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OpinionColumnistsLeonard Levitt

NYPD Confidential: Bill Bratton, Bill de Blasio's life preserver

NYPD Commissioner William Bratton answers questions along with

NYPD Commissioner William Bratton answers questions along with New York City Mayor Bill de Blasio during a news conference at One Police Plaza Monday, Dec. 22, 2014, in the wake of the shooting deaths of two NYPD officers. Photo Credit: Craig Ruttle

Just a couple months ago, Chirlane McCray supposedly told her husband, Mayor Bill de Blasio, "I told you we can't trust him." She was talking about NYPD Commissioner Bill Bratton.

But since the assassinations of Dets. Rafael Ramos and Wenjian Liu on Dec. 20, de Blasio has wrapped his arms around Bratton as if he were a life-preserver.

Since the killings -- by a deranged Baltimore black man who cited the apparent chokehold death of Eric Garner before shooting the officers -- de Blasio won't go near police without Bratton. When de Blasio visited the families of the slain officers (posthumously promoted to detectives) or presided at police conferences, Bratton was with him. The mayor had Bratton with him at a sit-down with heads of the police unions, including Pat Lynch of the Patrolmen's Benevolent Association.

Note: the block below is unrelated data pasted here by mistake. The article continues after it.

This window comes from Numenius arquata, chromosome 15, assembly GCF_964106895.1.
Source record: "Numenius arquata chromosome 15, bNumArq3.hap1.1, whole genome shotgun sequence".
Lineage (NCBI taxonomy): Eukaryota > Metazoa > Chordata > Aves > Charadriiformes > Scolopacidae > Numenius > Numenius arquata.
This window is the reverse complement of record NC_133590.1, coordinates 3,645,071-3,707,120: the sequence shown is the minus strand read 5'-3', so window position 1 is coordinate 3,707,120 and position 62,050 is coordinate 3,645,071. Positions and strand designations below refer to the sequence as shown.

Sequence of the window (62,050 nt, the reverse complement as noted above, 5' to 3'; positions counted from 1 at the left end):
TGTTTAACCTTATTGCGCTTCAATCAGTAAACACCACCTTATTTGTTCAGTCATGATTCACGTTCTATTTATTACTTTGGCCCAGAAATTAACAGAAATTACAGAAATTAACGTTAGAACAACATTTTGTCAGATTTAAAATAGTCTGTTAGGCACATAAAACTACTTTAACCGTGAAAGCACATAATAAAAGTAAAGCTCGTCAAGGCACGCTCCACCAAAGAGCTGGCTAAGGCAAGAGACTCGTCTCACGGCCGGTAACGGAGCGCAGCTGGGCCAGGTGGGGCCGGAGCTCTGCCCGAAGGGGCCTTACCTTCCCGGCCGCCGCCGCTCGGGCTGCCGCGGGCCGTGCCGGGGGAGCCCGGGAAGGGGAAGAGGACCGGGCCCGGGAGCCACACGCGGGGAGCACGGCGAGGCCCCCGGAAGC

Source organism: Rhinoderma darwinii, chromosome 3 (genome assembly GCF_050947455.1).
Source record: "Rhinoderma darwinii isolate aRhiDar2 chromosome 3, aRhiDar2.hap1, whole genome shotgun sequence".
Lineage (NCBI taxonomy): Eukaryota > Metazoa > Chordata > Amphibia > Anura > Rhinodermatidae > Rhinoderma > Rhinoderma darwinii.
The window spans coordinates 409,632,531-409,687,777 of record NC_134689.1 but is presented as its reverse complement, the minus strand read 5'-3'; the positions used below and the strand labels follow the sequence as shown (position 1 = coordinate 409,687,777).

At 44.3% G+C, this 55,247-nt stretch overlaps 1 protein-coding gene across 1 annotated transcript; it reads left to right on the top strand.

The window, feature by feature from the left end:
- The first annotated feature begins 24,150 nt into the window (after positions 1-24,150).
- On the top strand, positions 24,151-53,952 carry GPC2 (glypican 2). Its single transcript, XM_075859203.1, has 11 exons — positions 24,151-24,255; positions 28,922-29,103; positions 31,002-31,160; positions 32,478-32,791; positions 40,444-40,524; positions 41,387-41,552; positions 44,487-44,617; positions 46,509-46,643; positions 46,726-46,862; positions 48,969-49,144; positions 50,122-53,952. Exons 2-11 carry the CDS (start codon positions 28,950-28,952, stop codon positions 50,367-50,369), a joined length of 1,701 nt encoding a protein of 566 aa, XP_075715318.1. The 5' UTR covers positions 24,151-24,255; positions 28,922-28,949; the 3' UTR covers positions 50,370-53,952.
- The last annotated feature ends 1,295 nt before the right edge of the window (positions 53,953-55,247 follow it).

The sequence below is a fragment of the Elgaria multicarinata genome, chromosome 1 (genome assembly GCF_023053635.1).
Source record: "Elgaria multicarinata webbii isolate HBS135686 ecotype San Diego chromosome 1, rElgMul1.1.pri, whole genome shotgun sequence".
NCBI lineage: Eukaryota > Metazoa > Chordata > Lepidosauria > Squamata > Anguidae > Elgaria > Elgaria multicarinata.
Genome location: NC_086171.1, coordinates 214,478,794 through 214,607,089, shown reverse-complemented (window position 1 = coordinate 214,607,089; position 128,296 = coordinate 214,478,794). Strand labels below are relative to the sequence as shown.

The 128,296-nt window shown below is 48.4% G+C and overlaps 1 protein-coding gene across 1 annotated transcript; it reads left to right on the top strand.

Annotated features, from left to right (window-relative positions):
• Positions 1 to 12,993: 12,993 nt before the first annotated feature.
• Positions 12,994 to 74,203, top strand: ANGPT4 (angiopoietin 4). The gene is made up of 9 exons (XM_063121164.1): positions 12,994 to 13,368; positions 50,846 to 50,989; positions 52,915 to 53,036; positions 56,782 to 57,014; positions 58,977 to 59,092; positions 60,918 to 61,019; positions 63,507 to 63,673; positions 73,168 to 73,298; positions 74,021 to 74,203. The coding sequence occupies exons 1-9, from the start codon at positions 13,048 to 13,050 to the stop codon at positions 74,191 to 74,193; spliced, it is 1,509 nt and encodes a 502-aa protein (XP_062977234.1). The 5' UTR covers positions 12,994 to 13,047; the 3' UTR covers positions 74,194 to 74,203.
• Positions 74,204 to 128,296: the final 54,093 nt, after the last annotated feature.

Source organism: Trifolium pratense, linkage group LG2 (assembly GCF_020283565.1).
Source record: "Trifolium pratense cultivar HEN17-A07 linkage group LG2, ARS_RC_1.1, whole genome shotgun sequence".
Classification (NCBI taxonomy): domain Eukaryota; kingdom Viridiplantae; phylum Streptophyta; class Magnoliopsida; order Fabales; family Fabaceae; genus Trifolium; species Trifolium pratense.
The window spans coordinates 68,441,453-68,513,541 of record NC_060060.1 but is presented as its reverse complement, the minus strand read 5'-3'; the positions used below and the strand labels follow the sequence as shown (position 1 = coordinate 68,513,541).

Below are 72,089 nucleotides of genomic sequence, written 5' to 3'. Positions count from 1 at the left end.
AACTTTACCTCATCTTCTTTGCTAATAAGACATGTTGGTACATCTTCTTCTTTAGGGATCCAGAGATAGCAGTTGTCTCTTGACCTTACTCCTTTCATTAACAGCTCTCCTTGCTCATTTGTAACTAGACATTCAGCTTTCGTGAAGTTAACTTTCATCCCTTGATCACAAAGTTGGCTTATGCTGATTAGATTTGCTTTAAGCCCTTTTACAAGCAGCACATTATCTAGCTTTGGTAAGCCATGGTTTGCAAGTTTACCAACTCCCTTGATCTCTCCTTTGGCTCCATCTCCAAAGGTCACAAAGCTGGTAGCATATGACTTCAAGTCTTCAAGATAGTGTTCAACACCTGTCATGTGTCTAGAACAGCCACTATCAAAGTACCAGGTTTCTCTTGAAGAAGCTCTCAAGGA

There's no love match between the mayor and Bratton. Theirs is a marriage of convenience. Depending on your viewpoint, Bratton has either staked out or been thrust into the position of conciliator between the mayor and the cops. "Bratton has always been a consensus-building guy," says Lynch's spokesman, Al O'Leary, who served as Bratton's spokesman for the transit police in the 1990s.

Bratton probably will spend the next few months on shuttle diplomacy between the mayor and Lynch. So what now? On police matters, de Blasio is paralyzed. Worse, he doesn't understand the police department. In his eulogy for Liu, the mayor spoke of the city's divisions but didn't acknowledge he may have contributed to the divide.

When asked by TV host Matt Lauer whether the mayor had lost the "trust and confidence" of police, Bratton said that some members turning their backs on the mayor was "reflective of the anger of some of them."

Those were telling words from a commissioner about his boss. Had Bratton done that under Rudy Giuliani, he'd have been fired. His comments were, as a Bratton supporter in police affairs, said, "classic Bratton."

Perhaps he'll end up on the cover of Time magazine in 2015 as he did in 1996 for his crime-fighting efforts. That story led Giuliani to fire him as commissioner.

Who knows? Maybe Time will credit Bratton, not de Blasio, for healing the rift between police and City Hall -- or at least keeping it from widening. If that happens, de Blasio won't be able to do a thing about it.


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